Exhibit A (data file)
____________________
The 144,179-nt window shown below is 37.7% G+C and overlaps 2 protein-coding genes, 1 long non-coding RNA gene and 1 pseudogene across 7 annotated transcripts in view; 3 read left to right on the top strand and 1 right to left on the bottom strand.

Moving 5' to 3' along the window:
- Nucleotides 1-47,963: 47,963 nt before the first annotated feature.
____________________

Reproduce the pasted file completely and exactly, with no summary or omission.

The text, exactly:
The 144,179-nt window shown below is 37.7% G+C and overlaps 2 protein-coding genes, 1 long non-coding RNA gene and 1 pseudogene across 7 annotated transcripts in view; 3 read left to right on the top strand and 1 right to left on the bottom strand.

Moving 5' to 3' along the window:
- Nucleotides 1-47,963: 47,963 nt before the first annotated feature.